Journal article

Effect of accelerated carbonation on AOD stainless steel slag for its valorisation as a CO2-sequestering construction material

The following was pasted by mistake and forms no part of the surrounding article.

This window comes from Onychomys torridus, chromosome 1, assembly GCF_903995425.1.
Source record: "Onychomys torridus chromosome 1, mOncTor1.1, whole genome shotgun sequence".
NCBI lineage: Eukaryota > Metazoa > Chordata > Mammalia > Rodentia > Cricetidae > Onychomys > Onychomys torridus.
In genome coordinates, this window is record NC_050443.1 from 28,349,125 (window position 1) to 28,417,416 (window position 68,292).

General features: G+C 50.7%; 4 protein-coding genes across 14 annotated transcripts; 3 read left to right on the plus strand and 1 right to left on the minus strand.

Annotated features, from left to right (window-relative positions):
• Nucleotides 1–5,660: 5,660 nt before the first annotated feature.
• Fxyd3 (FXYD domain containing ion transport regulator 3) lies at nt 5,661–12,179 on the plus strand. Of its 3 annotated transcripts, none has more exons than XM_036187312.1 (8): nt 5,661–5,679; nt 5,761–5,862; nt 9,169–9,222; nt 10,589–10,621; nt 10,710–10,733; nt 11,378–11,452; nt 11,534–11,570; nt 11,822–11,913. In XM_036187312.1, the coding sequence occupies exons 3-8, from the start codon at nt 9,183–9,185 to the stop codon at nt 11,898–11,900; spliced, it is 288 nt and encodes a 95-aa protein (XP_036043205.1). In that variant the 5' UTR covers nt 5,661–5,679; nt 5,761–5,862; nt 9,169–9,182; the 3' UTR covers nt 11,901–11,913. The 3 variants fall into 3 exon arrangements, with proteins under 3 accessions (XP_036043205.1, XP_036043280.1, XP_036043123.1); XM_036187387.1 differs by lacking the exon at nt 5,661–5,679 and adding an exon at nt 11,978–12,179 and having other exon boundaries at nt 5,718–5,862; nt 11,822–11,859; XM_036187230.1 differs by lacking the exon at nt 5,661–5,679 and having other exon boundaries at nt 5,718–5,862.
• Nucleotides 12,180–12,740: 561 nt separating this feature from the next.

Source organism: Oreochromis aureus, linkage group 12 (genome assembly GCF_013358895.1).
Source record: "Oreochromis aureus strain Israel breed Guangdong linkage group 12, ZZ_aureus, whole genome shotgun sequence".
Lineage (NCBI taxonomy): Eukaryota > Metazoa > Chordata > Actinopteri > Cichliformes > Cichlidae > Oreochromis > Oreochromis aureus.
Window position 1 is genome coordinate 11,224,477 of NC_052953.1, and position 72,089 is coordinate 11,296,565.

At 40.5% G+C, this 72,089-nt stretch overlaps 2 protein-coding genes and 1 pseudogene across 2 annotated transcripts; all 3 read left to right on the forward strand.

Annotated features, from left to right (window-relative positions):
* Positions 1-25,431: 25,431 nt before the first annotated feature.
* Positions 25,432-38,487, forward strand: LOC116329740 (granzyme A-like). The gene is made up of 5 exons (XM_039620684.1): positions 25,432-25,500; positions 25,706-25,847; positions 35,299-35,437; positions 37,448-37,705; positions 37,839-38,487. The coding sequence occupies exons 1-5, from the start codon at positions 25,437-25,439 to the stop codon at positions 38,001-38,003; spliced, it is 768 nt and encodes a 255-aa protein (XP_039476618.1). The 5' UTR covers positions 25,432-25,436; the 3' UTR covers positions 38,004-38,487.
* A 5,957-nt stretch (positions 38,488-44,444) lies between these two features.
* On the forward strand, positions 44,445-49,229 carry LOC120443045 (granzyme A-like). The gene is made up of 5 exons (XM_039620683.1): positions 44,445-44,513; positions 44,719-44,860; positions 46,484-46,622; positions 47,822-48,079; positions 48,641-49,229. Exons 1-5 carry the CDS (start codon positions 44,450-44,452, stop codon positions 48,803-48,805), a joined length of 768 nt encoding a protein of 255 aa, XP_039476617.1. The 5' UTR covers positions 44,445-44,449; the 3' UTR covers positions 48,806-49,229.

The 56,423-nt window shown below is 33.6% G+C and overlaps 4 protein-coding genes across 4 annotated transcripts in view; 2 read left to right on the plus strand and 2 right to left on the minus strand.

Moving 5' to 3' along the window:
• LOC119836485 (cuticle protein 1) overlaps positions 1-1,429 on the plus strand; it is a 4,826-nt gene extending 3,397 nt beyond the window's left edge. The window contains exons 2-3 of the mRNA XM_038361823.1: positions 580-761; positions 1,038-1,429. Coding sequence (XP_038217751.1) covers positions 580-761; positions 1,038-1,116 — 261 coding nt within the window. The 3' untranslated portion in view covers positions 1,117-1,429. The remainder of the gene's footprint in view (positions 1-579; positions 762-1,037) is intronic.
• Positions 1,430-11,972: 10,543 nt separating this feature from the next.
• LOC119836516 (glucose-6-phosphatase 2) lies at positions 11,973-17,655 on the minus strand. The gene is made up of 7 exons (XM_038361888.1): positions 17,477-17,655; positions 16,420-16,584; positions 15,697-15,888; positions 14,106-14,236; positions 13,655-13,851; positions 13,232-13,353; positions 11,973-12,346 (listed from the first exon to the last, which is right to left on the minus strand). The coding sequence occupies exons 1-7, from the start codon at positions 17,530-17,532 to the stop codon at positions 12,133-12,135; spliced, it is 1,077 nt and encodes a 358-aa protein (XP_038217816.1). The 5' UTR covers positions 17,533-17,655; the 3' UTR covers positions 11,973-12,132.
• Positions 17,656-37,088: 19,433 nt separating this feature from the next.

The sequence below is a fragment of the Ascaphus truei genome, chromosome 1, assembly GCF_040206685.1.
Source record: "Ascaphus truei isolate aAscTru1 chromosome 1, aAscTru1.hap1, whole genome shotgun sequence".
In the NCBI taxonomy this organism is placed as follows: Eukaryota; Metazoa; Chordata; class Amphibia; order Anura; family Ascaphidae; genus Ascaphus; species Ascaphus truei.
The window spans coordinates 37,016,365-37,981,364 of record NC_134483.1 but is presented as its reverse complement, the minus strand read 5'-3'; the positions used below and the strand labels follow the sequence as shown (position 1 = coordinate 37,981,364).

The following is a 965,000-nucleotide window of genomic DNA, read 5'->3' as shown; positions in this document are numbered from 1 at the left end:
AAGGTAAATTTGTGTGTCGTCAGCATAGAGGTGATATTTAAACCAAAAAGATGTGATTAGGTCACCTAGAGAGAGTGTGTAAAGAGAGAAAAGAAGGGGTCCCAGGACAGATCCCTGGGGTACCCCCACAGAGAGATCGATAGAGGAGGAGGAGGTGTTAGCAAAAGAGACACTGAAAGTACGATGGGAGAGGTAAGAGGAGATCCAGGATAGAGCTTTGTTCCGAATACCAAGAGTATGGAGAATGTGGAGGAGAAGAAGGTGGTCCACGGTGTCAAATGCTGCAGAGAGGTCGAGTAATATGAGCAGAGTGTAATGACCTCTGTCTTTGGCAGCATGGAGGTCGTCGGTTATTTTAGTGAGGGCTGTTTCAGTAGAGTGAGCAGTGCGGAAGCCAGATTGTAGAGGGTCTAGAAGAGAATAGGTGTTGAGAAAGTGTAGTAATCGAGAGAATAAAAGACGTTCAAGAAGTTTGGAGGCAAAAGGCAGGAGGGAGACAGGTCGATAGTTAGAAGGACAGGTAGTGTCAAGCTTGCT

Non-stabilized Argon Oxygen Decarburisation (AODNS) slag in powdered form was examined for its carbon dioxide sequestration capacity and for its potential utilisation in the fabrication of high value building materials. The curing of the sample was carried out in two accelerated carbonation environments: (i) in a carbonation chamber, maintained at atmospheric pressure, 22 degrees C, 5 vol.% CO2 and 80% RH; and (ii) in a carbonation reactor, where the CO2 partial pressure (pCO(2)) and temperature could be further increased. In the carbonation chamber, an average compressive strength of over 20 MPa, on a 64 cm(3) cubic specimen, was obtained after one week of curing, which is sufficient for many construction applications. Further carbonation resulted in a linear increase of strength up similar to 30 MPa after three weeks. The CO2 uptake followed a similar trend, reaching a maximum of 4.3 wt.%. In the reactor, the compressive strength improved with an increase in pCO(2) up to 8 bar, temperature up to 80 degrees C, and duration up to 15 h where the maximum CO2 uptake was 8.1 wt.%. The reduction in porosity in the carbonated specimens was approximately in line with the strength gain in the samples. Phase analysis by X-ray powder diffraction and inspection by scanning electron microscopy showed the precipitation of calcite and formation of significant amounts of amorphous material after carbonation. Infrared spectroscopy also pointed to the presence of aragonite and vaterite. In the carbonation chamber, the calcite morphology was uniform throughout the specimen. In the reactor, however, the calcite crystals near the outer edges of the cubes had different morphology than those near the core. Carbonation of the slag resulted in the reduction of basicity by up to one pH unit, and contributed to controlling the leaching of several heavy metals and metalloids. (C) 2014 Elsevier B.V. All rights reserved.


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